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Driebergen-Zeist, Netherlands: 3 July, 2017 – Energy companies Eneco and Essent, carpet manufacturer Tarkett (formerly Desso) and cocoa trader Cocoanect announce that they are actively engaging in a climate measure that also serves other urgent sustainability goals: conservation of tropical rainforests. This marks the launch of the REDD+ Business Initiative, an initiative where member companies are shaping effective business-led solutions which demonstrate that companies are effective partners in the fight against deforestation and climate change.  

Deforestation accounts for 10% of global CO2 emissions [1] and is one of the biggest threats to the climate. Conversely, stopping it is one of the most effective measures in the fight against climate change bringing immediate results.  Besides investing in the reduction of CO2 emissions in their own operations and their value chain, companies can also directly contribute to this enormous task and integrate this into their business models.

That is why, on 27 June at the annual conference of the green business organization De Groene Zaak in the Netherlands, Eneco, Essent, Tarkett and Cocoanect signed a cooperation agreement to jointly invest in forest management and sustainable agriculture in the tropics based on ‘REDD+’ and form the REDD+ Business Initiative. REDD+ is a UN instrument for the controlled conservation and sustainable management of forests. The companies work closely together with the Dutch Development Bank FMO and Ecosphere+, part of the Althelia Climate Fund, an investment fund of more than €100 million that is a world leader in this area. Both are also members of the REDD+ Business Initiative, as well as the entrepreneurial organization De Groene Zaak, which forms the bridge for new companies wanting to join. The aim of the initiative is to motivate more companies to invest in REDD+ projects.

REDD+ is a promising instrument for addressing the drivers of deforestation, but it will only reach its potential when it reaches scale, ideally when governments make it part of regular climate policy, such as the EU Emission Trading System (EU ETS), where REDD+ would allow a cost-effective route for compliance for companies and increase mitigation ambition.  We hope this will happen in the future, but the current reality is that we are losing our rainforests at a terrifying rate, together with their wealth of biodiversity. This also means that the huge amount of CO2 that forests store is ending up in the atmosphere and one of the most cost-effective methods of tackling climate change is literally being burned down, along with the valuable ecosystem services they provide.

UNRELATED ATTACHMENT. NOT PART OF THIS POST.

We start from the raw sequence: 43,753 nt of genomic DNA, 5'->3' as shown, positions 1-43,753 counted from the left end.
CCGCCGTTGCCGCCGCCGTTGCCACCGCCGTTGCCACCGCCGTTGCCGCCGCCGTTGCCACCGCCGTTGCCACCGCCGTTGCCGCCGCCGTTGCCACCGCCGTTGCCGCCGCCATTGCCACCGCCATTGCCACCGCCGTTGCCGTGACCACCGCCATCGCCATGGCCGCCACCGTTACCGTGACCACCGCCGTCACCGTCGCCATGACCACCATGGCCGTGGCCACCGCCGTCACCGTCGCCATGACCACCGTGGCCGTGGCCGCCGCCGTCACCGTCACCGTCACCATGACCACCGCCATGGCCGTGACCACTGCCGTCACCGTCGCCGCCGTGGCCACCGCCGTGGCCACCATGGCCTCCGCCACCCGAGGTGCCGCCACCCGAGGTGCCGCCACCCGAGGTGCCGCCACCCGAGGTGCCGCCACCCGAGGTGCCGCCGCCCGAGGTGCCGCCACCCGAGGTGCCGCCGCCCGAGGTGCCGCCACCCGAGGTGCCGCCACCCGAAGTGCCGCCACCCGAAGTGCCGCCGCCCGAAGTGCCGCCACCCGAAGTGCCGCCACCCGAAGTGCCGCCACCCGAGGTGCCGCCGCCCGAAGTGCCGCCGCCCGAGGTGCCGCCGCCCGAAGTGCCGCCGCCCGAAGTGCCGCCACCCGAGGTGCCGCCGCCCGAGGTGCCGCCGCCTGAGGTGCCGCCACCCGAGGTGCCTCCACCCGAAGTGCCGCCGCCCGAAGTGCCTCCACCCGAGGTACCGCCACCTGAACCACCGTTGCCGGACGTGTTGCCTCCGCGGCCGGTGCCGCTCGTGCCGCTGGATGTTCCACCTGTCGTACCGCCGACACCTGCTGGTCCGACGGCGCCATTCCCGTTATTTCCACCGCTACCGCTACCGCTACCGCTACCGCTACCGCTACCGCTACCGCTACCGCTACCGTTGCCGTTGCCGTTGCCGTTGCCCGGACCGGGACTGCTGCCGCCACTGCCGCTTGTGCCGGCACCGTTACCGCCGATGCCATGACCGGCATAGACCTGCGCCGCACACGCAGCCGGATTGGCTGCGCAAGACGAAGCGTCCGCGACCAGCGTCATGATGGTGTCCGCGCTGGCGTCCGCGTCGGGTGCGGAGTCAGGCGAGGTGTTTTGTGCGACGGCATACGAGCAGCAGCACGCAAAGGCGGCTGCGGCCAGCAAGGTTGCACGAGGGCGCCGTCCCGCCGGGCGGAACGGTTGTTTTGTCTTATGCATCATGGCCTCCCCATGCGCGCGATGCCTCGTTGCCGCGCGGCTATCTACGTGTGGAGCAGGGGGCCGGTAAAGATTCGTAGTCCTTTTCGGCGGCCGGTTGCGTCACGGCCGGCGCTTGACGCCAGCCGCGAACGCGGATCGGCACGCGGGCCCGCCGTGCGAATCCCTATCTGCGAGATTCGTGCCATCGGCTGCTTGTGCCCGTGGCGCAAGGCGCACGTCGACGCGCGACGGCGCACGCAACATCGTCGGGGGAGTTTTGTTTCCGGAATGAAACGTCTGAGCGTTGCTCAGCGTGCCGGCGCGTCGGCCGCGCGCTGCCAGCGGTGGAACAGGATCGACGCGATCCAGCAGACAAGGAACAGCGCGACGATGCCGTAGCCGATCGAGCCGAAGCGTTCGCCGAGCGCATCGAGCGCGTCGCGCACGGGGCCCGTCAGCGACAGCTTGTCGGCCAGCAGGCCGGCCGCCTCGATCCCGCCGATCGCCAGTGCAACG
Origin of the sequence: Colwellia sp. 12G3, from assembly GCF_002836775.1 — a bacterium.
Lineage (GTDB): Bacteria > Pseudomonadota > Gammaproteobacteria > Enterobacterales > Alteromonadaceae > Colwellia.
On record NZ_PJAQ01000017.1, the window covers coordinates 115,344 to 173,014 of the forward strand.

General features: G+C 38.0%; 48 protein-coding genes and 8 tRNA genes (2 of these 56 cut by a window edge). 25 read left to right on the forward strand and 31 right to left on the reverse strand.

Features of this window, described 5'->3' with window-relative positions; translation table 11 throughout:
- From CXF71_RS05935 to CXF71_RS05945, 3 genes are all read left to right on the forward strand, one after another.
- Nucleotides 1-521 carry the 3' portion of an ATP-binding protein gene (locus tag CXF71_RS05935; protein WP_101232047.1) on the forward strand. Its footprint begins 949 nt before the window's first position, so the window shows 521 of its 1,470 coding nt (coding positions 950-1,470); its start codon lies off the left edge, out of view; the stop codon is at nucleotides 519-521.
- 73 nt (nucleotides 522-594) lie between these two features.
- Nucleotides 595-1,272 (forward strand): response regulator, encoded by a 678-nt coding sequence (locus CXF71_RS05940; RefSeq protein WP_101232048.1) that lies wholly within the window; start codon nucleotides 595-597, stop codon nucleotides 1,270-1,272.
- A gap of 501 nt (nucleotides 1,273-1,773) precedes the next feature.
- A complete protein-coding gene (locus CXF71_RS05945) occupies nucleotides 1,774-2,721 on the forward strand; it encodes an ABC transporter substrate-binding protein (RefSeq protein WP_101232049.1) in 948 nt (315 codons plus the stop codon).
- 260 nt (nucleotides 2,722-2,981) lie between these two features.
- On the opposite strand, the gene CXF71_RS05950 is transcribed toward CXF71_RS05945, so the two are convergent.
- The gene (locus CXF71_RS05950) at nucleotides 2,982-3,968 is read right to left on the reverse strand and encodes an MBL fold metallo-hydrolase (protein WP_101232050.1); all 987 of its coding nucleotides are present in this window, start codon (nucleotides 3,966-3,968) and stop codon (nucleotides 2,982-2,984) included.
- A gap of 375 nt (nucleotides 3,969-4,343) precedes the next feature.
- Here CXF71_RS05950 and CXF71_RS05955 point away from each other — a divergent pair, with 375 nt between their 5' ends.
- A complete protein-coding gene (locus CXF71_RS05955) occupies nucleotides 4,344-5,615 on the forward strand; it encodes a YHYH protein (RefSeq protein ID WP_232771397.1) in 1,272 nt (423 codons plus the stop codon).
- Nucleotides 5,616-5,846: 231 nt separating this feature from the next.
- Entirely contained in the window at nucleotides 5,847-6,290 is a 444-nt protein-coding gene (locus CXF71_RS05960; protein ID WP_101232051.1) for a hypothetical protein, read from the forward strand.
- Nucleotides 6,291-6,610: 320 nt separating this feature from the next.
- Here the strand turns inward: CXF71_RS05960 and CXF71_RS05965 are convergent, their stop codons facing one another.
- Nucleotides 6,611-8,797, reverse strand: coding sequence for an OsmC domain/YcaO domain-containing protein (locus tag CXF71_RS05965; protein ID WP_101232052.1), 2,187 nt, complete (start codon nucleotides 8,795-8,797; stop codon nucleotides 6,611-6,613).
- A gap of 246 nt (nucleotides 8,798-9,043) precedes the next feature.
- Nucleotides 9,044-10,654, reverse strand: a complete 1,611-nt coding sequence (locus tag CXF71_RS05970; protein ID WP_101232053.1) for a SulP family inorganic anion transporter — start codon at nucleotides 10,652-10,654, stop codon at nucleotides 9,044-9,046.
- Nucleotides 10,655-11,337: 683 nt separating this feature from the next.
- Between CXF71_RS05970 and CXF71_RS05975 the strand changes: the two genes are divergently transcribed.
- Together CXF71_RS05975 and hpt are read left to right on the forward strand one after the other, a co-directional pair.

The participants in the REDD+ Business Initiative find this unacceptable and urge early action on a voluntary basis by a much wider group of companies. They also call for government support, like setting up a banking system for demonstrable emission reductions, in order to reward early action.

The REDD+ Business Initiative wants to lead by example. They demonstrate that companies are willing to develop new initiatives to realize both global climate goals and the Sustainable Development Goals and that they are willing to work together and share knowledge. The members invest in the Tambopata Biodiversity Reserve project in Peru as a signal that companies are willing to work together on the fight against deforestation as one of the main causes of and near term solutions to climate change, and contribute at the same time to the Sustainable Development Goals and the health of vital ecosystems.

In short, the REDD+ Business Initiative embodies Paul Polman’s, CEO Unilever, call to action from 2014, “Deforestation is not one of the challenges in the fight against climate change, it is the most important, most immediate and urgent challenge.”

Lisa Walker, CEO Ecosphere, commented, “I applaud the REDD+ Business Initiative as a great example of what can be accomplished when business works together on climate action. The Tambopata project in Peru demonstrates what is possible through REDD+ – reducing 4 million tonnes of CO2 by 2021 through protecting vast expanses of the Amazon as habitat for many species including jaguars and the carbon finance providing local livelihood opportunities for smallholder farmers to transition to production of sustainable commodities like Fairtrade cacao. By investing in Tambopata, the member companies of the initiative are taking a strategic and integrated approach to managing climate risk, investing in eco-system resilience and making progress on the Sustainable Development Goals.“

[1] IPCC (2014) ‘Agriculture, forestry and other land use (AFOLU)’. In: IPCC AR5, WG3.

[2] Photo caption: REDD+ Business Initiative members at the launch of the initiative. From left to right Jan-Willem Beukers (Eneco), Erik van Zadelhoff (De Groene Zaak), Anne van der Even (Cocoanect), Marjolein Demmers (De Groene Zaak), Rudi Daelmans (Desso), Lucy Arndt (Ecosphere+), Varishna Tewarie (FMO), and Chris Arthers (Essent).